News and Events
We are now accepting submissions for the NLR Working Paper Series 3. To submit a paper, please email us at email@example.com.
The first paper in this series comes from Arpan Banerjee. His article "Copyright Piracy and the Indian Film Industry: A "Realist" Assessment" was published in the Cardozo Arts and Entertainment Law Journal in 2016. The author explains:
The paper experiments with NLR in a largely unchartered field (intellectual property) in a largely unchartered country (India). The paper examines the issue of copyright piracy in the Indian film industry, and tries to construct a template for NLR research in the field. The paper examines top-down concerns (from an international relations and business perspective) and bottom-up concerns (from the perspective of artists and consumers). A shorter version of the paper was awarded the ATRIP Prize for young researchers at the 33rd ATRIP Congress (more on ATRIP here and here ). The paper is available here . The author can be contacted at firstname.lastname@example.org.
Another paper included in Series 3 is from Thomas S. Harrison, Fellow and Director of the Legal Ethics and Professional Responsibility Program and Adjunct Assistant Professor at Queen's Faculty of Law. His dissertation, Between Principle and Practicality: A Dynamic Realist Examination of Independence in the Canadian Justice System , focuses on the principle and practice of independence for lawyers and judges in the justice system as well as highlights the independence of the Bar. This is examined from a new legal realist perspective using a 'dynamic realist' approach.
Cambridge University Press has released a two-volume series on New Legal Realism. In these volumes, leading scholars, established and new, from a startling array of disciplinary perspectives, chart an exciting new course for interdisciplinary research on law in the new millennium. The series explicate law-on-the-ground, at the same time integrating empirical research with sophisticated theory. The first volume, The New Legal Realism, Volume I: Translating Law-and-Society for Today's Legal Practice, co-edited by Elizabeth Mertz, Stewart Macaulay, and Thomas W. Mitchell, lays the groundwork for this novel and comprehensive approach, with an innovative combination of theoretical, historical, pedagogical, and empirical perspectives. The second volume, The New Legal Realism, Volume II: Studying Law Globally, co-edited by Heinz Klug and Sally Engle Merry, explores a crucial part of the new legal realist project, which is the integration of global perspectives and information into our understanding of law. The authors in this pathbreaking volume use empirical research to shed light on current developments in law at a global level.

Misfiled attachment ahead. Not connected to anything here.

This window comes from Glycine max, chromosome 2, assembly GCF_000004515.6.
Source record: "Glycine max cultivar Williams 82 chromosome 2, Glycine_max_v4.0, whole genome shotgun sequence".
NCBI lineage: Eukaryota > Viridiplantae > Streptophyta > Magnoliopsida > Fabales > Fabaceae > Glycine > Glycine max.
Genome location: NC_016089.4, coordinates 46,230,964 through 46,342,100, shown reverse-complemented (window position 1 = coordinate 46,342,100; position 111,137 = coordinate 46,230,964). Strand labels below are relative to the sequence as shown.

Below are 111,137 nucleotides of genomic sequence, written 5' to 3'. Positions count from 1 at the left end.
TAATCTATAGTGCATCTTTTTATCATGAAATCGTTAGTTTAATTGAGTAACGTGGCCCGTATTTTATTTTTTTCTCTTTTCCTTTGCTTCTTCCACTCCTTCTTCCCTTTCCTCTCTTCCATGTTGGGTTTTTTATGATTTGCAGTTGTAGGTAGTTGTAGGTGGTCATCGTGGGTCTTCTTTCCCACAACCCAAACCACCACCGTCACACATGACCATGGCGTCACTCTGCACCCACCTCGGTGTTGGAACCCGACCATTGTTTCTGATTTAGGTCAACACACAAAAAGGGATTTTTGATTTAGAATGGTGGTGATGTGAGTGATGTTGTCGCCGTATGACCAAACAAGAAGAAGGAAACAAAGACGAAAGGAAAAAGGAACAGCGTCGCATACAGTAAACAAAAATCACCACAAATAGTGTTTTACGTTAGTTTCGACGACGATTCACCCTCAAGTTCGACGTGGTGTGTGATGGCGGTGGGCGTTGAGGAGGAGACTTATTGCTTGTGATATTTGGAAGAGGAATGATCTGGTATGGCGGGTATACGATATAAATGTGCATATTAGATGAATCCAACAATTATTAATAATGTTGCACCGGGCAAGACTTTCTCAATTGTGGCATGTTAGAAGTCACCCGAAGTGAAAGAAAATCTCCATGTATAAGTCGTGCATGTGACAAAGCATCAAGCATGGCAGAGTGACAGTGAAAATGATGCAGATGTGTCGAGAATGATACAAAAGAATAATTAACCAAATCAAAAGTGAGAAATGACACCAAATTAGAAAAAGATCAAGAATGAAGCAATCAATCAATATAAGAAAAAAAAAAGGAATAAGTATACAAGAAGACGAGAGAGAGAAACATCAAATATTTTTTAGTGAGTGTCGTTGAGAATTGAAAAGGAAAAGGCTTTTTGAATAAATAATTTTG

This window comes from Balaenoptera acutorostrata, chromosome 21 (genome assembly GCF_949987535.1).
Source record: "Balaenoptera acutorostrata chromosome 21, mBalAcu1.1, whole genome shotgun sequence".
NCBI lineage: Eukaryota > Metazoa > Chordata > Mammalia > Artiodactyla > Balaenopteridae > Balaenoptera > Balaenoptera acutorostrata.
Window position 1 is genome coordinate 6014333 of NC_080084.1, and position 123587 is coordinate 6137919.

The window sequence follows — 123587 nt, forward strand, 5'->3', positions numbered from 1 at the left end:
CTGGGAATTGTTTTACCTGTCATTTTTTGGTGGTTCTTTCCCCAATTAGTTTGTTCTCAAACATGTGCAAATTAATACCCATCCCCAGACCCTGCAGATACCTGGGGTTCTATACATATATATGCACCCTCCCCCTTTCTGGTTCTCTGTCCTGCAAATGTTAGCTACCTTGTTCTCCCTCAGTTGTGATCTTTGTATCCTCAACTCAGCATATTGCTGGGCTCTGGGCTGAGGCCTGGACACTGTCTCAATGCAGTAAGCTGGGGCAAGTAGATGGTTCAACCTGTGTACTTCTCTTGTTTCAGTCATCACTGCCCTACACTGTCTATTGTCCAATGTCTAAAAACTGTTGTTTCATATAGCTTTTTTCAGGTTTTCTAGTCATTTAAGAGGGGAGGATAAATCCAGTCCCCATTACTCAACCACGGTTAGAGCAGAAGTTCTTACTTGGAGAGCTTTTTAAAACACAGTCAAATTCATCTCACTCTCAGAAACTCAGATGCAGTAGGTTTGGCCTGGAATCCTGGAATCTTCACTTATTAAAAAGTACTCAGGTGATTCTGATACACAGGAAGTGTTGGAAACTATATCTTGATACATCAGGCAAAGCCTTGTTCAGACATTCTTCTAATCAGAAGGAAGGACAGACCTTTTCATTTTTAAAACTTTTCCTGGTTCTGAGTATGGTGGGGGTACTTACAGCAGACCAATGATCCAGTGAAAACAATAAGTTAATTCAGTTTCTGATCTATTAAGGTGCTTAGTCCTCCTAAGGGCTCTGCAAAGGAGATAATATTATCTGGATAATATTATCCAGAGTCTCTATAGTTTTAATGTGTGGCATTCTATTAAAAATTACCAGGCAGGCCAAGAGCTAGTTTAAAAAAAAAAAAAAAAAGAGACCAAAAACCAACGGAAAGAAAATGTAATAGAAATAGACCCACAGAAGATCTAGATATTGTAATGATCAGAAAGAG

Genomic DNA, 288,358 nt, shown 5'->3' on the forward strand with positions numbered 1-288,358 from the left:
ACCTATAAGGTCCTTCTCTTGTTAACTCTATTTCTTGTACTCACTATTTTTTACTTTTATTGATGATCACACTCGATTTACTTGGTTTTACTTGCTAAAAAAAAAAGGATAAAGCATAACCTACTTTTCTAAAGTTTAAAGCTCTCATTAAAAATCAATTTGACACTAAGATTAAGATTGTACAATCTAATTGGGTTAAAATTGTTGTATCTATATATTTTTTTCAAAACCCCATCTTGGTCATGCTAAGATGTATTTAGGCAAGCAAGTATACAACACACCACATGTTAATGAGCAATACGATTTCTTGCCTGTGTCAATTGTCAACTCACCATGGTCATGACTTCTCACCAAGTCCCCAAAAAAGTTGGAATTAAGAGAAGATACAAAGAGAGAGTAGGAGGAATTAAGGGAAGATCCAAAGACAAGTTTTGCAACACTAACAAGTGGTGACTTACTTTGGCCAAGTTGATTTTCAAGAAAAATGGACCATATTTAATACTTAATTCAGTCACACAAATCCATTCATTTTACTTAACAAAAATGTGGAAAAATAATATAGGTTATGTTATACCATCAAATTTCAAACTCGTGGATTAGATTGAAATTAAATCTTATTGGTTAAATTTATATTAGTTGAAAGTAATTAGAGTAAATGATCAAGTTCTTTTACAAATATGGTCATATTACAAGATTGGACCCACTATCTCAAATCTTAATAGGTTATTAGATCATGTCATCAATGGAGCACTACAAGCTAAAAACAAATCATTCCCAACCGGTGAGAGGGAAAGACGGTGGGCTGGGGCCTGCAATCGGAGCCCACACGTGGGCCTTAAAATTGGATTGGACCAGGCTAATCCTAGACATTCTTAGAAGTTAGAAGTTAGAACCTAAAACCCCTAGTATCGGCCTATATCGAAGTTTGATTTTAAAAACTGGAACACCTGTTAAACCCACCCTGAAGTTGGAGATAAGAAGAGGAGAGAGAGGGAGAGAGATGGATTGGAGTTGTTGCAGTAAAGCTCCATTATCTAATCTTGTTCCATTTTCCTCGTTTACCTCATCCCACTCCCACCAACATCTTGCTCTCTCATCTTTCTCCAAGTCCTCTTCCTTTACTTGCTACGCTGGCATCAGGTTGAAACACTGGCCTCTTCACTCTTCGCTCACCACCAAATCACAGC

The third volume, Translating the Social World for Law (published by Oxford University Press), is edited by Elizabeth Mertz, William K. Ford, and Gregory M. Matoesian. This volume examines the linguistic problems that arise in efforts to translate between law and the social sciences. Law and the social sciences certainly qualify as disciplines with quite distinctive language patterns and practices, as well as different orientations and goals. In coordinated papers that are grounded in empirical research, the volume contributors use careful linguistic analysis to understand how attempts to translate between different disciplines can misfire in systematic ways. Some contributors also point the way toward more fruitful translation practices.
The New Legal Realism Project (NLR) promotes rigorous and genuinely interdisciplinary scholarship on law in action, building from the law-and-society tradition. Law professors and lawyers often turn to social science research for help in resolving legal problems, but they usually do so without much social science training or expertise. On the other hand, social scientists who study legal issues can fail to appreciate the distinctive requirements of law and policy, resulting in failed attempts to apply social science to "real world" problems. NLR focuses on developing better, more sophisticated translations between law and social science. This is especially important as law increasingly turns to social science for guidance in dealing with crucial legal and policy issues. Sloppy or inaccurate interdisciplinary translation on these issues can have serious social effects.
NLR FAQ: How do I join NLR?
Answer: Like the "old" legal realism, the New Legal Realism is open to all who wish to participate. Our conversations take place in journals and books and working papers, at conferences and colloquia freely organized by interested scholars. We welcome news on New Legal Realism projects. Email us at email@example.com.